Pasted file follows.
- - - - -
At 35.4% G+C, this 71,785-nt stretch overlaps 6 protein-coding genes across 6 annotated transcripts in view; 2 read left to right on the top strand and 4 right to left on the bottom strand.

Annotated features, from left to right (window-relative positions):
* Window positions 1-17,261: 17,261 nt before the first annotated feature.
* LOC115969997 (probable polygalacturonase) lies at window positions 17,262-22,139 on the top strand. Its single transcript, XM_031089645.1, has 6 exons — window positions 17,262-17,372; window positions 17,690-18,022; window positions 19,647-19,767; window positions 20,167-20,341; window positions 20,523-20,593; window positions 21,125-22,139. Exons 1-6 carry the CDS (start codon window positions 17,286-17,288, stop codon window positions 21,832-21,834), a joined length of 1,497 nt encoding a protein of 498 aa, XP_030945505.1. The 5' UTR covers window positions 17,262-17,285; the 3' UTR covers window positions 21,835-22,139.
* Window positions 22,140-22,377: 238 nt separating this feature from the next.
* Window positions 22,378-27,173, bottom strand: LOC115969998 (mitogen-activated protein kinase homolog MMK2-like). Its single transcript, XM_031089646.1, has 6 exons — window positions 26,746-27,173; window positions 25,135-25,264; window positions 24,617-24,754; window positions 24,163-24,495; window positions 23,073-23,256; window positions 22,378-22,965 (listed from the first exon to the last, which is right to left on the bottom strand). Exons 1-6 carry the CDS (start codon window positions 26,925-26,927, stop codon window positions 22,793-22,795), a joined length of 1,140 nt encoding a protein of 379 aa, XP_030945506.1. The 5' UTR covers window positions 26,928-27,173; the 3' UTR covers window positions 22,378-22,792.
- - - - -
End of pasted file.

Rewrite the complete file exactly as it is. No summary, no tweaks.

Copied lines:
At 35.4% G+C, this 71,785-nt stretch overlaps 6 protein-coding genes across 6 annotated transcripts in view; 2 read left to right on the top strand and 4 right to left on the bottom strand.

Annotated features, from left to right (window-relative positions):
* Window positions 1-17,261: 17,261 nt before the first annotated feature.
* LOC115969997 (probable polygalacturonase) lies at window positions 17,262-22,139 on the top strand. Its single transcript, XM_031089645.1, has 6 exons — window positions 17,262-17,372; window positions 17,690-18,022; window positions 19,647-19,767; window positions 20,167-20,341; window positions 20,523-20,593; window positions 21,125-22,139. Exons 1-6 carry the CDS (start codon window positions 17,286-17,288, stop codon window positions 21,832-21,834), a joined length of 1,497 nt encoding a protein of 498 aa, XP_030945505.1. The 5' UTR covers window positions 17,262-17,285; the 3' UTR covers window positions 21,835-22,139.
* Window positions 22,140-22,377: 238 nt separating this feature from the next.
* Window positions 22,378-27,173, bottom strand: LOC115969998 (mitogen-activated protein kinase homolog MMK2-like). Its single transcript, XM_031089646.1, has 6 exons — window positions 26,746-27,173; window positions 25,135-25,264; window positions 24,617-24,754; window positions 24,163-24,495; window positions 23,073-23,256; window positions 22,378-22,965 (listed from the first exon to the last, which is right to left on the bottom strand). Exons 1-6 carry the CDS (start codon window positions 26,925-26,927, stop codon window positions 22,793-22,795), a joined length of 1,140 nt encoding a protein of 379 aa, XP_030945506.1. The 5' UTR covers window positions 26,928-27,173; the 3' UTR covers window positions 22,378-22,792.